Flip the Leadership Mind Switch and Rethink How You Lead

Flip the Switch

I’m often giving keynote speeches about the rapid-fire pace of change. From artificial intelligence to the gig economy, the world of work is changing at a record pace.

The Leadership Mind Switch is a new book by authors Debra Benton and Kylie Wright-Ford that helps leaders position themselves for the future in the midst of these changes. To keep up and succeed, you want to understand how to navigate to drive growth well into the future.

 

Rethink How We Lead

Why is it important to rethink how we lead? 

While it is always important to grow and develop as leaders, we are experiencing an historical era where tech advances married with sweeping demographic changes, plus a shift in the power base from corporations to individuals, have upended the way the future looks for work, workplaces and workers.

The sharing economy, the low marginal cost of becoming an entrepreneur and the preferences of rising generations mean that leadership behaviors of the past will fail in a quest for relevancy in our physically and digitally fused world.  Yet leaders are still using biographies of their favorite leaders from the 80s and 90s as their guides for the future.

As a Chief Operating Officer meeting hundreds of the world’s best executives, I was struck by the slow pace of change in the way we interact in the workplace relative to the pace of change in the outside world, the changing complexion of our customer bases in business and the demands of the rising generations.  Legacy thinking and iterations on past methods won’t cut it in the new world of work, yet many leaders are “nibbling at the edges” of the changes they need to implement to attract and retain talent and, frankly, to remain relevant. Free food and subsidized health memberships are not enough anymore.  Dramatic shifts in the characteristics and behaviors we value are needed to thrive going forward.

 

The Importance of Trust

The dizzying pace of change often make us believe that everything is upended, but some things have not changed for leaders. What is something that remains unchanged and just as important in terms of leadership? 

The ideal of being trusted and trustworthy has not changed over time.  It is as important now as it ever was, especially in the eyes of those impacted by less than honest leaders, but what is different now is our ability to get transparency on and take action against leaders that lie, cheat and create subversive cultures.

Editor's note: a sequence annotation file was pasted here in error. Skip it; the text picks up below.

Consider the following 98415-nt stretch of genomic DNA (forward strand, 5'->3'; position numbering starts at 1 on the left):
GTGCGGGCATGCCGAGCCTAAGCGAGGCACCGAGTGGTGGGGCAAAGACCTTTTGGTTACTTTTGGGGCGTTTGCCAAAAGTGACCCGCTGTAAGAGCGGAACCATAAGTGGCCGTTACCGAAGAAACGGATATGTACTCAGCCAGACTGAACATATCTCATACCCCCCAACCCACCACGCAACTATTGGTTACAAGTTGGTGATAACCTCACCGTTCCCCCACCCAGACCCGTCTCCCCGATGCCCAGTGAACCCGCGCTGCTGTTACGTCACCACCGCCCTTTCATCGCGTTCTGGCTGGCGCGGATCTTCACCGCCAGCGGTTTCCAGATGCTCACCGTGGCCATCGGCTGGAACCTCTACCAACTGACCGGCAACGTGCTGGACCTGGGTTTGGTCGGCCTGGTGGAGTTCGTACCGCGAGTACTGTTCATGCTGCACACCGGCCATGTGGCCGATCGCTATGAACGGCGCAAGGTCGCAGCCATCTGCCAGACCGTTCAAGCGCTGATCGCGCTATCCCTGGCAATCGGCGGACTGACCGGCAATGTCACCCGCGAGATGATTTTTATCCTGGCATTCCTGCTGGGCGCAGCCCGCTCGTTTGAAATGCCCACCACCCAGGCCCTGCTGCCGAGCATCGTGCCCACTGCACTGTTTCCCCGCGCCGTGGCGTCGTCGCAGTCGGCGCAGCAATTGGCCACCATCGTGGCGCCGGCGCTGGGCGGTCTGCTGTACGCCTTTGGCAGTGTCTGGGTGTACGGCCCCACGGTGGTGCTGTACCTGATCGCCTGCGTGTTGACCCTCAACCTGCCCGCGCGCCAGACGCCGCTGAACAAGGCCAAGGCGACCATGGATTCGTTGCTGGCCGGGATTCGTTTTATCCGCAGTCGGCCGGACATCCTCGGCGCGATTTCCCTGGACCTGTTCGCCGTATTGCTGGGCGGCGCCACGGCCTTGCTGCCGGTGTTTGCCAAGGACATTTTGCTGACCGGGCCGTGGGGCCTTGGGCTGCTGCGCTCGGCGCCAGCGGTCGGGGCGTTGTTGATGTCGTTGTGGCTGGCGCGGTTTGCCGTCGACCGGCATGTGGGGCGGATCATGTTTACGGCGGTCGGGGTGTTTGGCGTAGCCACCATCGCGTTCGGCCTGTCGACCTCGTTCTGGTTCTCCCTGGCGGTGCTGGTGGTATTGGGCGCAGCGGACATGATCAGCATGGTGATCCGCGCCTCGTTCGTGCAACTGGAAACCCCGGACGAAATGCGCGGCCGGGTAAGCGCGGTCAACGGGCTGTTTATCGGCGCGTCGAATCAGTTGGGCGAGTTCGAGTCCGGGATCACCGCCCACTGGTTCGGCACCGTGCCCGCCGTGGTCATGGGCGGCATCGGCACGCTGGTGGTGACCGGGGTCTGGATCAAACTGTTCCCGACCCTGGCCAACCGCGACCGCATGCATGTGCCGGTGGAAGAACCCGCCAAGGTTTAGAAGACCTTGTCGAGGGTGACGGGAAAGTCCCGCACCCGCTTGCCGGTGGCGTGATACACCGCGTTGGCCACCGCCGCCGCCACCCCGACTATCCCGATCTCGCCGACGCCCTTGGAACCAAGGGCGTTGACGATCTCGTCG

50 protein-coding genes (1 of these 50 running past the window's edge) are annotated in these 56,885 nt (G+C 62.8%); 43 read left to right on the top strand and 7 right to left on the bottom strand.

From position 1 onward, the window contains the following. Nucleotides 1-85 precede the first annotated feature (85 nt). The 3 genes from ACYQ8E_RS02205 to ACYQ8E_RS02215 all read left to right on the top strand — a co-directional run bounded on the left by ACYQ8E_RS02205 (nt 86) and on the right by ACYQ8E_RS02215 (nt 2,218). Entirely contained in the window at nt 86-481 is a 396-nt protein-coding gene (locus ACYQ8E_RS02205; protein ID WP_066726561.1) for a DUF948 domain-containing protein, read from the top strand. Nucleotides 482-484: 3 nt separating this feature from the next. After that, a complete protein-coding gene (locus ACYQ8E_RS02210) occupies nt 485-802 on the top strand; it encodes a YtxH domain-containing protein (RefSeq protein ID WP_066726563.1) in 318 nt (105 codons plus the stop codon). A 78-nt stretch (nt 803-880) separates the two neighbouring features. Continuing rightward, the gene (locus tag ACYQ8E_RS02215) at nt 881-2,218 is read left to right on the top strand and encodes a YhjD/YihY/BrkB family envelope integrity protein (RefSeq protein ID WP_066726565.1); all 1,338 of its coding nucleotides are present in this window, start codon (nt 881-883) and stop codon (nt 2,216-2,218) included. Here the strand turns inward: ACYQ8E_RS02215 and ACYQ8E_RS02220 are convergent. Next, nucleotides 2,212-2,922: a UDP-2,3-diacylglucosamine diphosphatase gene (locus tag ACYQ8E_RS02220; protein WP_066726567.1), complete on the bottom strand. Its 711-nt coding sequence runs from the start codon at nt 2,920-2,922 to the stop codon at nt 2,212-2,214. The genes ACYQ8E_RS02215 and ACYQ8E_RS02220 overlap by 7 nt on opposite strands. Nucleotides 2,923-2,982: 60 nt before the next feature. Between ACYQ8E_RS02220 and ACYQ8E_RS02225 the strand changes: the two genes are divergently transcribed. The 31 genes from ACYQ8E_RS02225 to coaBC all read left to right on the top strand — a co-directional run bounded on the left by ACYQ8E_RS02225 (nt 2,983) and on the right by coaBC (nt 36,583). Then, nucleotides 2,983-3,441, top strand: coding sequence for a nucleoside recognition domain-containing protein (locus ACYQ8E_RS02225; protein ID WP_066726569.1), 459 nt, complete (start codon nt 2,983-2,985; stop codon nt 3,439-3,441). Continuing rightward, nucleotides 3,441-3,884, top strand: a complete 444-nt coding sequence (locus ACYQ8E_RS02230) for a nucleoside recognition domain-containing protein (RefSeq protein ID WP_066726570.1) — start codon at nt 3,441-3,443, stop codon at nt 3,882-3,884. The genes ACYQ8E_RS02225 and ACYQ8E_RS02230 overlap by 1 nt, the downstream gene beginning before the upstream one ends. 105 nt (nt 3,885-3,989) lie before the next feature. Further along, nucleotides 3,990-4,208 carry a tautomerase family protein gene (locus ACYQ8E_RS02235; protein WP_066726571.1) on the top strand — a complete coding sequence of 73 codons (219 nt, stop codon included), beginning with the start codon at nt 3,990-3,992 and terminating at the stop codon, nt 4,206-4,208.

The optimism of people and yearning for strong leadership, whether real or perceived, can often mask less than trustworthy behavior for a period of time.  However, we are entering an era where rising generations are seeking more from their leaders and their organizations.  Consumers, workers and competitors have more ability than ever to call out bad behaviors, share good behaviors and make choices.

 

“The optimism of people and yearning for strong leadership can often mask less than trustworthy behavior.”

 

I have unwavering belief in our ability as a society to sift through the noise of leaders who are untrustworthy and that we have an opportunity to set a new bar for leaders who create positive cultures, leave enduring legacies and inspire those coming behind and beside them.  We just aren’t there yet.

 

What behaviors do leaders need today that may not have been “musts” in the past? 

Warning: Your Job is At Risk

Rethinking Excellence in the Smart Machine Age

 

Artificial intelligence will change everything. It’s coming. In some areas, it has already arrived.

Take Amazon. Its new grocery store has no cashiers and no baggers.

How about water meter readers? Just yesterday someone appeared at our door explaining that those days are over for our neighborhood.

And it’s not only these jobs that are changing. Millions of jobs will be affected from manufacturing to services.

Machines have access to more data than we do. They can analyze it faster than we can.

 

“We can be humble and live a good life with the aid of the machines or we can be arrogant and die.” -Norbert Wiener

 

Edward D. Hess is a professor of business administration at the University of Virginia Darden School of Business. In addition to fifteen years in academia, he also spent twenty years as a business executive. His research is in high performance in the midst of change.

He argues that we need to change our definition of smart. We need a new smart. We need to be good at what machines can’t do well. His new book, co-authored with Katherine Ludwig, is Humility is the New Smart: Rethinking Human Excellence in the Smart Machine Age.

I recently spoke with him about the changes ahead.

 

“A good listener is totally focused on the speaker with an open mind.” -Hess, Ludwig

 

Millions of Jobs Will be Automated

What jobs will be automated?

Over the next decade or so, tens of millions of service and professional jobs will be automated along with more manufacturing jobs. Service jobs that are at risk include retail, fast-food, manual laborers and construction workers, truck drivers, accountants, administrative people, paralegals, customer service reps, and security guards. Increasingly, professional jobs will be automated reducing the number of professional workers needed in the fields of accounting, law, finance, consulting, marketing, strategy, management, journalism, medicine and architecture.  The Chief Economist of the Bank of England in November of 2015 predicted that over the next decade or two 80,000,000 jobs in the United States could be automated.

 

How to Prepare for the Smart Age